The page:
Mobile authentication is nothing new. SiteMinder, a prominent web access management tool, has been able to handle mobile browsers and sessions for at least 7-8 years. Some users complained of WAP and its limitations, but most could access information and log in to websites with minimal issues.
WAP is gone and it is now replaced by a multitude of devices: tablets, PDAs, smartphones, etc. With the proliferation of Splinternet, we are witnessing not only a boom of content, but also the need to limit access to sensitive applications and data not only from the device but also on the device. Authentication, authorization, and data protection challenges multiply as companies embrace the post-PC tablets, etc.
What do we see people asking about? From the enterprise security perspective, the biggest challenges seems to be protecting the data on the device, performing a remote wipe on a lost or stolen piece of equipment, and making sure corporate information is separated clearly from any private data. Writing mobile applications or designing mobile-capable and still rich, interactive web pages is no easy task either. Companies also wonder about how to deliver and (de)provision applications quickly and securely.
What do we see companies do? Sandboxing corporate data and mandating the use of remotely wipeable devices is the first step. Storing certificates and using transaction signature mobile authenticators to defend against stolen or compromised text messages with one-time passwords is a logical follow-on.
In a rather unsurprising move, Oracle acquired its longtime OEM partner of eSSO solutions, Passlogix. The sale has closed after a relatively long courtship – the eSSO market has been consolidating for a long time: Novell’s OEM agreement with ActivIdentity, IBM’s acquisition of Encentuate all signal IAM stack consolidation. Beyond the obvious — 1) eSSO integration with Oracle Access Manager and Oracle Adaptive Access Manager to integrate with web single sign on, 2) a multitude of second factor and adaptive authentication mechanisms using v-GO User Access Manager, and 3) using v-GO SSO’s screenscraping technology to create Oracle Identity Manager connectors to arcane, no-CLI systems — large tasks remain for Oracle: a) providing access management for mobile devices and b) getting to be a credible player in Privileged User Management (where Passlogix’s v-GO Shared Accounts Manager is a second-tier player).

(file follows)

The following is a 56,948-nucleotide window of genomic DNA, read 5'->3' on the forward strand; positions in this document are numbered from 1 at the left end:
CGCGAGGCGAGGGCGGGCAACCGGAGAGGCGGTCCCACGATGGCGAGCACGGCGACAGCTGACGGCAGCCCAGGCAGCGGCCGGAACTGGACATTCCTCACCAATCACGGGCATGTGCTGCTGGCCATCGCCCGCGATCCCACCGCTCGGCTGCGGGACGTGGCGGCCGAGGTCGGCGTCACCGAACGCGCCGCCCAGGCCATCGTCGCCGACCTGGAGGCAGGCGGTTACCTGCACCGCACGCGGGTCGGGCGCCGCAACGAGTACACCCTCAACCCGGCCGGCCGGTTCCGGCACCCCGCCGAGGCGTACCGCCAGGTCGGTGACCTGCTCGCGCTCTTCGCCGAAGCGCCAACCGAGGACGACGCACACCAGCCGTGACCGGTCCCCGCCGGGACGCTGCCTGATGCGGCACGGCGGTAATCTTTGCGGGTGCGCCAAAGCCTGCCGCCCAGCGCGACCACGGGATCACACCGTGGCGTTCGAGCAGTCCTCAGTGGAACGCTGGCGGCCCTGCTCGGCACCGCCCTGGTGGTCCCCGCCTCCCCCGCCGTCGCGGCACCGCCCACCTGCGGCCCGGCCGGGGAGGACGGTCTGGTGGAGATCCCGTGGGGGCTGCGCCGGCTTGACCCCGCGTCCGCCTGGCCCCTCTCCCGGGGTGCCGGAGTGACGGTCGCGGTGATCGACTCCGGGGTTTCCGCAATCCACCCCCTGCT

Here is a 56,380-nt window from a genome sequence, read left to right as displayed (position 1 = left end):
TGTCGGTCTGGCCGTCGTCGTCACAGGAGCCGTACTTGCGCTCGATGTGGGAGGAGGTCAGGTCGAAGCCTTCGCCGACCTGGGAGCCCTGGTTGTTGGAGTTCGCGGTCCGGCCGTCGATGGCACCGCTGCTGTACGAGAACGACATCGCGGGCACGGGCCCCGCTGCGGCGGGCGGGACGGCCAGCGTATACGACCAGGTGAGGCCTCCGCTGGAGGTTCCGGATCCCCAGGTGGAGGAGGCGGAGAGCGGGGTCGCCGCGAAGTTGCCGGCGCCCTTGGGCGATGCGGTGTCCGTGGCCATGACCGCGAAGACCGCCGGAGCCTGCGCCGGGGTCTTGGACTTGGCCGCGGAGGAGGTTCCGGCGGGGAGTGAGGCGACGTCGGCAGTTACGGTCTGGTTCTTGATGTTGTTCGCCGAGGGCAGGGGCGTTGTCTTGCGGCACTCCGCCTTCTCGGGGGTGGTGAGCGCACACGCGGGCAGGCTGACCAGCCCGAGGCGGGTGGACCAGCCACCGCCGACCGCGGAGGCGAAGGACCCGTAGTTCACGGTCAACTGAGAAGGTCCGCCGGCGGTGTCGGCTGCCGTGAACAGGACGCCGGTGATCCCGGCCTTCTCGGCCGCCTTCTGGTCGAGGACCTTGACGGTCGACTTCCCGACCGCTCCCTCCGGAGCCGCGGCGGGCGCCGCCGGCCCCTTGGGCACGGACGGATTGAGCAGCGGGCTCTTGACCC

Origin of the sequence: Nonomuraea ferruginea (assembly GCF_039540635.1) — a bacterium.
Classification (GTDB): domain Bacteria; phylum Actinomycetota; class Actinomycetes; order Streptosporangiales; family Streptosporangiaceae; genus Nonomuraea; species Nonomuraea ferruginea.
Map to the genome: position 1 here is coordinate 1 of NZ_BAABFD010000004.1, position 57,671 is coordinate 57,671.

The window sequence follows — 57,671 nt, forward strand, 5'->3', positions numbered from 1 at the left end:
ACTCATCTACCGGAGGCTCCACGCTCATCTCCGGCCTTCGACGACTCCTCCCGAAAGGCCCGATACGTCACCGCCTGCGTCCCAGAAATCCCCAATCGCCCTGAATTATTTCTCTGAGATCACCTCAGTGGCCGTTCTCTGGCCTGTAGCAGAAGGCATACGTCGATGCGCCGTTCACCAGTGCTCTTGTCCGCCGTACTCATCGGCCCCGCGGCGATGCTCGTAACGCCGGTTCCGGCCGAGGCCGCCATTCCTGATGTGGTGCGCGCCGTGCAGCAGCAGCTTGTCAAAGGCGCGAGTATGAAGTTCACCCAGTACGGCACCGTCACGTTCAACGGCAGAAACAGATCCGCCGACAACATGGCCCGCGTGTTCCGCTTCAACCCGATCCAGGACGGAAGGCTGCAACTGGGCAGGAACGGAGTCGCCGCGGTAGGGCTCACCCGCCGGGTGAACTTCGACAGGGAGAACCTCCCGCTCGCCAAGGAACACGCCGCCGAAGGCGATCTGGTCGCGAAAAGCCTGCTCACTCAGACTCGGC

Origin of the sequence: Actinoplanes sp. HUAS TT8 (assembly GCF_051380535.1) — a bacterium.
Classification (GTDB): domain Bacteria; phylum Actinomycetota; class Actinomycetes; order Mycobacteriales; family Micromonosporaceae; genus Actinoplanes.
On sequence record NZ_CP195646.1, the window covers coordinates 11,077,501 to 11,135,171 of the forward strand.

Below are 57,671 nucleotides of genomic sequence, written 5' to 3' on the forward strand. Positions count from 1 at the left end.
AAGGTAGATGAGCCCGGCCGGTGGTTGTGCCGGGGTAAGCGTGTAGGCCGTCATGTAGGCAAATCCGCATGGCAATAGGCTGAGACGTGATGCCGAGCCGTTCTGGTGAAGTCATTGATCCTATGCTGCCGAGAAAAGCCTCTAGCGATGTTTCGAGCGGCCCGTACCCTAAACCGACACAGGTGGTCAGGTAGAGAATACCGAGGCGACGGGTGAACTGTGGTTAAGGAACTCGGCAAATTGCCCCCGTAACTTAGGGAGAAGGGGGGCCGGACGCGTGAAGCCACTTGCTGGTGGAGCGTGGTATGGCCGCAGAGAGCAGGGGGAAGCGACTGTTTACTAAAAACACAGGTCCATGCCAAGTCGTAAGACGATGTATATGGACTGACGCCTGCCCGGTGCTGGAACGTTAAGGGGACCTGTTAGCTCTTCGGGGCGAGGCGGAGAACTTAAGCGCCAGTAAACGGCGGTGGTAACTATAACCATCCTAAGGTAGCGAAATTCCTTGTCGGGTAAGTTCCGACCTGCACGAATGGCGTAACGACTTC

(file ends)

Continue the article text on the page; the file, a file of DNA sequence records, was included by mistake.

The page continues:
How Authentication-as-a-Service becomes a part of leading IAM stacks and why virtualization is no longer a viable technology without identity and access management.
CA’s acquisition of Arcot signals that partnering with an adaptive authentication vendor is no longer enough to offer a comprehensive access management strategy: you’d also have to have an adaptive authentication product to allow your customers to retire costly physical tokens. But this is not the primary reason CA picked up Arcot. It is Arcot’s thriving hosted authentication and fraud management services that were the most lucrative assets to CA. Adaptive authentication is part of any organization’s fraud management strategy — however, CA’s inexperience here leaves a few questions to be answered. Will CA keep and grow Arcot’s fraud prevention service? If so, how will it integrate fraud management with IAM? The requirement for integration is clearly highlighted by Forrester’s conversations with its FinServ and other verticals’ customers.
Last Monday, Stephanie Balaouras and I recorded a podcast on a recent hot topic amongst Forrester clients — Enterprise Role Management (ERM). For the most part, people understand fundamental provisioning so I wanted to take this time to go through ERM in a little more detail.
Over the past few months, I have been asked many questions about taking ERM to the next level — about how to expand and automate identity management infrastructure. Before determining whether this is the right step for your company, however, it's important to understand the two most important benefits from doing so and also recognize the prerequisites.
Among others, two benefits of ERM are security and compliance. Achieving a more mature role management system will increase your organization’s security around information sharing, and it will enable understanding of the segregation of duties. Before achieving this level of security and compliance, it’s important to simplify your identity repository and create a clear-cut set of records. This allows for a recertification phase when managers can take the time to revoke or grant access to existing accounts. Once you have created a clean, up-to-date role management database, your organization is ready to look forward to taking ERM to the next level.
After speaking with many clients on this topic, I have garnered a solid list of best practices that everyone should be aware of before attempting to strengthen any ERM system. These practices include data points around user population and recertification timelines, whether or not a hierarchical approach should be adopted to organize roles, and the value of tools such as Web single sign-on and security incident and event monitoring as they relate to role management.